Skip navigation
Sign up to follow your favorites on all your devices.
Sign up

DeFrancesco learns from Texas error but vows to stay aggressive, use haters ‘as fuel’

A three-wide wreck at Texas collects Helio Castroneves, Graham Rahal, and Devlin DeFrancesco. Castroneves calls the incident "unnecessary" and "frustrating" given the point in the race and Graham Rahal provides his side.

Devlin DeFrancesco made a mistake at Texas Motor Speedway -- no ifs, ands or buts about that -- and he takes full blame for the three-car crash that also wiped out veterans Helio Castroneves and Graham Rahal.

The other two incidents he has been blamed for? Well, DeFrancesco has his own opinions on any role he played in race-ending crashes for Takuma Sato and Kyle Kirkwood. Blame doesn’t really matter at this point, though: his IndyCar debut on an oval was marred by three separate incidents.

Mistakes and overaggressive driving can be bad for a reputation, particularly for a rookie trying to change the narrative surrounding his IndyCar arrival.

“People think I am just this rich kid in Miami that’s going racing and that’s just not the case,” DeFrancesco, who was the highest-qualifying rookie at Texas in 17th, told The Associated Press. “I worked my ass off to make this happen, from a physical side, from a mental standpoint, anything that could get me better. That’s all I’m focused on right now.”

DeFrancesco is in his first season at the top level of American open-wheel racing (and part of a large rookie class), driving for Andretti Autosport in a Honda fielded in partnership with George and Julia Steinbrenner. He landed the promotion after one season in Indy Lights, where DeFrancesco earned a pair of podium finishes but was winless in 20 races. He finished sixth in the standings, far behind then-Andretti teammate Kirkwood and runner-up David Malukas.

Kirkwood and Malukas combined for 17 victories and both also moved up to IndyCar this season. But it was DeFrancesco who landed a seat with Andretti, one of the top teams in IndyCar. Kirkwood had to leave the organization to find a job with A.J. Foyt Racing. Malukas drives for Dale Coyne Racing.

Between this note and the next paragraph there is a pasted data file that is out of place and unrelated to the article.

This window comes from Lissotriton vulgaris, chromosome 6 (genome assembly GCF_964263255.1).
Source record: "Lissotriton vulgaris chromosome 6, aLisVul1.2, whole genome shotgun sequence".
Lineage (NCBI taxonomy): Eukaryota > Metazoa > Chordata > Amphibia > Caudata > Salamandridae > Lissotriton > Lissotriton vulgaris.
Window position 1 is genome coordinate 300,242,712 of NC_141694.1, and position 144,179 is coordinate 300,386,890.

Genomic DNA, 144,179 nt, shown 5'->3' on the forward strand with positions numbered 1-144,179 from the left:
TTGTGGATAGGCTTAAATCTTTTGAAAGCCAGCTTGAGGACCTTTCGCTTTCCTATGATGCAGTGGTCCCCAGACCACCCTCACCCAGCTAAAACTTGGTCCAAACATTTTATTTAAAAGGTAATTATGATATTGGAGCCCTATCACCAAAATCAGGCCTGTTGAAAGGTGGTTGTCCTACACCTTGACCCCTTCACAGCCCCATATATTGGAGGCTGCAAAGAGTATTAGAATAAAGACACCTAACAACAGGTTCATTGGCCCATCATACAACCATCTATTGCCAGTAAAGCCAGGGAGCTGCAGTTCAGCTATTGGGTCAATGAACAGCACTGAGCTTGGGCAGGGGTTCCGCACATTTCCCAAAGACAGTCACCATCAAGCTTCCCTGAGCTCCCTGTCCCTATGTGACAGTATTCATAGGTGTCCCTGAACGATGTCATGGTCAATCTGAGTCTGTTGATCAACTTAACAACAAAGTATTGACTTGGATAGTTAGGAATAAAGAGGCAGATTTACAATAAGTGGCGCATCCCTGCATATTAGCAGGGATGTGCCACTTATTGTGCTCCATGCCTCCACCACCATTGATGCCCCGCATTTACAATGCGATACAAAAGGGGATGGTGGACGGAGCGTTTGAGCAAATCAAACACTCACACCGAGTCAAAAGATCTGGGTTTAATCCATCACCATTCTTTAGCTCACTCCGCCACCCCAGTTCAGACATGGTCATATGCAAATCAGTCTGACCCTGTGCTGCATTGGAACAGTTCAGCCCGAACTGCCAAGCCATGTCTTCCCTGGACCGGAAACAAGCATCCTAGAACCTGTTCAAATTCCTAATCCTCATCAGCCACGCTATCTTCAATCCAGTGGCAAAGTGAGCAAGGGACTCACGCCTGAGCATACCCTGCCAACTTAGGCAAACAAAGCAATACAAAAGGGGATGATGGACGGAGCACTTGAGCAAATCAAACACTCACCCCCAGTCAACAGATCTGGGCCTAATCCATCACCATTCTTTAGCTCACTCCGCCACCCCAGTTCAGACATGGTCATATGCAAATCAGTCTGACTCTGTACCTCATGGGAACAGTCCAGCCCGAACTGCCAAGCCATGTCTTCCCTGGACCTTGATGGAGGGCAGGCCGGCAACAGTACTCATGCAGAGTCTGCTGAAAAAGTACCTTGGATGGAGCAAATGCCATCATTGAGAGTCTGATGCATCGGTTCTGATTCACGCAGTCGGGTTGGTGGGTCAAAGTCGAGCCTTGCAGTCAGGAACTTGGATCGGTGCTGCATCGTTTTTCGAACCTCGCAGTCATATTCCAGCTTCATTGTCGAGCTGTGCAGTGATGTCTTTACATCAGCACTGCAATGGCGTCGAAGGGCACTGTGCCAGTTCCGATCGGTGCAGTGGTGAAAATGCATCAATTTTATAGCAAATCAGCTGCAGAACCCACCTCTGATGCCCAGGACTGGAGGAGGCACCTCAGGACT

Giving a seat to DeFrancesco over Kirkwood, a winner at every level of IndyCar’s ladder system, raised eyebrows but was staunchly defended by Michael Andretti. The team owner has insisted that DeFrancesco rates highly on the Andretti talent board and was faster than both Kirkwood and Malukas in initial IndyCar testing.

The 22-year-old dual citizen of Canada and Italy comes from a wealthy family and his father, entrepreneur Andy DeFrancesco, has funded much of his son’s career. Alleging that’s the only reason DeFrancesco has his seat is unfair, the driver said, and he has shown talent: DeFrancesco was largely overlooked when fellow IndyCar drivers Colton Herta and Pato O’Ward teamed in January to win their class at the Rolex 24 at Daytona; it was DeFrancesco who turned the fastest lap of the race in that car.

“A lot of people think that I don’t deserve to be here, it’s no secret, everyone reads social media. My phone vibrates quite a lot when all the notifications come up,” DeFrancesco said. “But at the end of the day, I use it as fuel.”

He also puts the work in off the track, which is partly why he chose to live in Miami when he returned from racing in the F3 Series in Europe at the end of 2020.

“Seven days a week I’m training for this one purpose - to do well in IndyCar racing,” DeFrancesco said. “I eat, sleep and breathe this. I’m not a party person. Miami is a good place for all the training and the boxing and the biking that I do, and I go karting three days a week.”

DeFrancesco said he makes the hourlong drive to Homestead-Miami Speedway three times a week to hone his craft, and spends most evenings on his simulator learning everything he can about both the Indy car and the tracks on this year’s schedule. Prior to Texas on Sunday, the only other oval he’d ever raced was at Gateway outside St. Louis.

So, yes, he made a mistake when he tried to go inside for a risky three-wide move that ended with three crashed cars. He apologized afterward to both Castroneves and Rahal, and both went easy on DeFrancesco after the accident.

“As I said to Devlin, I think he’s got a bright future,” Rahal said. “He’ll learn from these mistakes.”

DeFrancesco had a follow-up chat with four-time Indianapolis 500 winner Castroneves to understand what he did wrong and “it’s just not something I will do again,” he vowed.

In the opener on the street course in St. Petersburg, DeFrancesco finished 22nd in the 26-car field but he was the last car on the lead lap and didn’t move out of the way as leaders Scott McLaughlin and Alex Palou closed in on him while racing for the victory.

McLaughlin held off Palou for the win - Palou and DeFrancesco are both Honda drivers while McLaughlin drives a Chevrolet - but DeFrancesco said he was running his race. His team radioed for him to simply stay out of the leaders’ way and keep going, he said, so he did.

He’s no different than any other driver in that he has partners to keep happy. Though funding does come through his father, he and the Steinbrenners have secured outside sponsorship. DeFrancesco pointed specifically to a deal with PowerTap, brought to Andretti by the driver.

He isn’t letting Texas shake his confidence and is determined to show his talent.

“I spoke to a lot of people who have won a hell of a lot of races on ovals to get their insight, and I am going to race hard and I’m going to race aggressively,” DeFrancesco said. “It’s no secret I made a mistake, and it’s a mistake I won’t make again, and at the end of the day the only way to change people’s minds is when the 29 crew gets a good result. I think it’s coming.”